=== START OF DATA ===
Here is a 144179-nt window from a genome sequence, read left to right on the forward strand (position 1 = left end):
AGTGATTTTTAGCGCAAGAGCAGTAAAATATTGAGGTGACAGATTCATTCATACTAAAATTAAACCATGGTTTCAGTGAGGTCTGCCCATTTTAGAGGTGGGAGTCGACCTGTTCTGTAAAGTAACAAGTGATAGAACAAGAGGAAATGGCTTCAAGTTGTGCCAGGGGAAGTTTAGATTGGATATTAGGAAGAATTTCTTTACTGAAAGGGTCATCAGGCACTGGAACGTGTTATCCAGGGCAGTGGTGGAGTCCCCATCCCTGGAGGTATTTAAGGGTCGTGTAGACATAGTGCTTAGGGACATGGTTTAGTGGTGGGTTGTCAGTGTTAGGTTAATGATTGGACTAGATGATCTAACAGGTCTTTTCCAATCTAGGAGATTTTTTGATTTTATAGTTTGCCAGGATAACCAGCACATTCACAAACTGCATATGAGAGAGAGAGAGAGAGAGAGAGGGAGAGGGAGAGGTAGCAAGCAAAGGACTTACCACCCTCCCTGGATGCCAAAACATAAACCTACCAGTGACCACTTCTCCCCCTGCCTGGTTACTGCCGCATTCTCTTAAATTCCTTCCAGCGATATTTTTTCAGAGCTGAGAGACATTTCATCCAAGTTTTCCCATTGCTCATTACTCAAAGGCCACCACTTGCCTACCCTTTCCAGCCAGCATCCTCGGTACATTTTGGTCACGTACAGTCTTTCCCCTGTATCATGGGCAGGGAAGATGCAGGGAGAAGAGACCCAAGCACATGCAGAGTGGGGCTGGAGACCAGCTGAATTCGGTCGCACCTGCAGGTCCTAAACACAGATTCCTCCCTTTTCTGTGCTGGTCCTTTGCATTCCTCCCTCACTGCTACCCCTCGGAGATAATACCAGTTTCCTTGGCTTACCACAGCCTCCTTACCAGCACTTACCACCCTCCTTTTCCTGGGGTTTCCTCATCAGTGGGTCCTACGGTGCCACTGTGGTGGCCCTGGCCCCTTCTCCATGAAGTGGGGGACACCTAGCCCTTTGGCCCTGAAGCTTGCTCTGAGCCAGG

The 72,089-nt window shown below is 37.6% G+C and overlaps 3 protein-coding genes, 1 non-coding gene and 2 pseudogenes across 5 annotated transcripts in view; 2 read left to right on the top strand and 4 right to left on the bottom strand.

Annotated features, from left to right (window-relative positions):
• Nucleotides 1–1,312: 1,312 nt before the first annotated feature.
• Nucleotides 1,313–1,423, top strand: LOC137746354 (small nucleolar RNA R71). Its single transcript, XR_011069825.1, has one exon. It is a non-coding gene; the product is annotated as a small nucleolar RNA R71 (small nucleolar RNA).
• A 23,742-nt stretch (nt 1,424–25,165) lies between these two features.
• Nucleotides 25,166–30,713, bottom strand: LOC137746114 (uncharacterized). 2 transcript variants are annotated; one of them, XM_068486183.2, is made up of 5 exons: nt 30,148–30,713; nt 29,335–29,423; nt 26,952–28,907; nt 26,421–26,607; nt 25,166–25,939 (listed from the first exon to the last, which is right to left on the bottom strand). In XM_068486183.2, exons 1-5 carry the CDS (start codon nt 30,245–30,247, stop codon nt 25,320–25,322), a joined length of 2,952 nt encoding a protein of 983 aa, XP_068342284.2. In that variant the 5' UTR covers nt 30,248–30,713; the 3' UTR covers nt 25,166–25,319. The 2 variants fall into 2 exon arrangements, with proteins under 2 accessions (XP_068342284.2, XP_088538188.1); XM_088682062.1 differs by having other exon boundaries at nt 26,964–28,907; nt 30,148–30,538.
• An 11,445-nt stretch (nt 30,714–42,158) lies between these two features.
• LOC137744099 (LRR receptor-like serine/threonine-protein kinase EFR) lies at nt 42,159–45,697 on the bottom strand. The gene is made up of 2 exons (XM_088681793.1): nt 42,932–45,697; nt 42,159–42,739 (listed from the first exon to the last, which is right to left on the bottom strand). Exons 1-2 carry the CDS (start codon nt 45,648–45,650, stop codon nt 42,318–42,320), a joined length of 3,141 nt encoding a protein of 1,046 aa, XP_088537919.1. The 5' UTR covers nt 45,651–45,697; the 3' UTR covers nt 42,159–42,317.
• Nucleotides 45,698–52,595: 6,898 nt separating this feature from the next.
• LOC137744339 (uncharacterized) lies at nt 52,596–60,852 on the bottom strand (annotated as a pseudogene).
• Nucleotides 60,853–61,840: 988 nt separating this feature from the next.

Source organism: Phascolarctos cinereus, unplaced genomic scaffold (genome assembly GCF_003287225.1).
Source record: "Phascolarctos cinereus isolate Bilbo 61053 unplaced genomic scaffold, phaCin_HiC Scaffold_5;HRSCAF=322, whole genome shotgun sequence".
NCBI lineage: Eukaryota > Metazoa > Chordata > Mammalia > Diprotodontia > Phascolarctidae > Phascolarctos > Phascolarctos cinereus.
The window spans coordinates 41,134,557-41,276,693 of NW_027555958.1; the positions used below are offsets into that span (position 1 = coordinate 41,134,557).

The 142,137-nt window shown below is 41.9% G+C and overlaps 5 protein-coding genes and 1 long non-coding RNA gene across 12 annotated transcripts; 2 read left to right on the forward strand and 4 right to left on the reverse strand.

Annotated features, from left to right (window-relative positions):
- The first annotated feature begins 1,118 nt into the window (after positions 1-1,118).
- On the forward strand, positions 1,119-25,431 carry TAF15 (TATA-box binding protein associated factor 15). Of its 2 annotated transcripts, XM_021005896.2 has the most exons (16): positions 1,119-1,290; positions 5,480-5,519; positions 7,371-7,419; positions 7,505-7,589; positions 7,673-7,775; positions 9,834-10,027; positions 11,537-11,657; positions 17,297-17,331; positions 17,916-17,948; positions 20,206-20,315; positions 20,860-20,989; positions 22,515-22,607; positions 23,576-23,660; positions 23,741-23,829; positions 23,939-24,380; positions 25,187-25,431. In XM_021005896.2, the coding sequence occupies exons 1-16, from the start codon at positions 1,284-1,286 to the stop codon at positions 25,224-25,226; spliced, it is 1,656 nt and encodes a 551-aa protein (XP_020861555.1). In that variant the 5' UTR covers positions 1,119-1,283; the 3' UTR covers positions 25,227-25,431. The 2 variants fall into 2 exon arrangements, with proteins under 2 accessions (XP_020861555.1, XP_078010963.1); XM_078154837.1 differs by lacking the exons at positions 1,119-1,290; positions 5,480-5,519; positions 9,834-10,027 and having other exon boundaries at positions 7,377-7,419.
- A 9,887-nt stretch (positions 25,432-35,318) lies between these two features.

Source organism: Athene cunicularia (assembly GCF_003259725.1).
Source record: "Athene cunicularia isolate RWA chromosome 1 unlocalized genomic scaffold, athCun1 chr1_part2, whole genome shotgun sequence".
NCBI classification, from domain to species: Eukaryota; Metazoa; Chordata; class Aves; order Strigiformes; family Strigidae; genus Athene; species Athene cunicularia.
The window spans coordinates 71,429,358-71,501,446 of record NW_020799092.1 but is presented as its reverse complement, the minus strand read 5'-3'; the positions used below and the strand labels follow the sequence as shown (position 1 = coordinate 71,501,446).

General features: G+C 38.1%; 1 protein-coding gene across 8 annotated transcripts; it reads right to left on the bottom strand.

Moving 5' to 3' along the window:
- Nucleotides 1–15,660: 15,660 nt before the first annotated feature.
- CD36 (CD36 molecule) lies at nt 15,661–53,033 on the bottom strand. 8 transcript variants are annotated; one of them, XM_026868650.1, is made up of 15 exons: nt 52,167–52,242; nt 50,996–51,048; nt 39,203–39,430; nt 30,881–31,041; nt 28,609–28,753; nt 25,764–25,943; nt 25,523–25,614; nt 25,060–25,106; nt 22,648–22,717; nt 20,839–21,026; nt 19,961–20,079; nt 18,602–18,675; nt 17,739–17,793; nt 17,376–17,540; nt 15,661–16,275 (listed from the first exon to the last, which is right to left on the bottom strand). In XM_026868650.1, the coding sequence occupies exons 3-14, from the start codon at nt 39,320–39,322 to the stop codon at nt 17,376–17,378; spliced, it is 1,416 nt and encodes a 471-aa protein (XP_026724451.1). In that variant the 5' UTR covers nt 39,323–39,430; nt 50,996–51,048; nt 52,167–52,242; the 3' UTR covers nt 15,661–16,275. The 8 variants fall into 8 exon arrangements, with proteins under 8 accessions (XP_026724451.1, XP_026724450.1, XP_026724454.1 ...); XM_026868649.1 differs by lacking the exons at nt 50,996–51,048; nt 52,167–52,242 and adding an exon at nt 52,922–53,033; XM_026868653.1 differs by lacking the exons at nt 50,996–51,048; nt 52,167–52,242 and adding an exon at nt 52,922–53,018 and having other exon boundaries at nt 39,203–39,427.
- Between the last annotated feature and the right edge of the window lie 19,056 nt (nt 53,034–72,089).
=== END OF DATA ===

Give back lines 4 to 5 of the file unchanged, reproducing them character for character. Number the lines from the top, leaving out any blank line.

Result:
Annotated features, from left to right (window-relative positions):
• Nucleotides 1–1,312: 1,312 nt before the first annotated feature.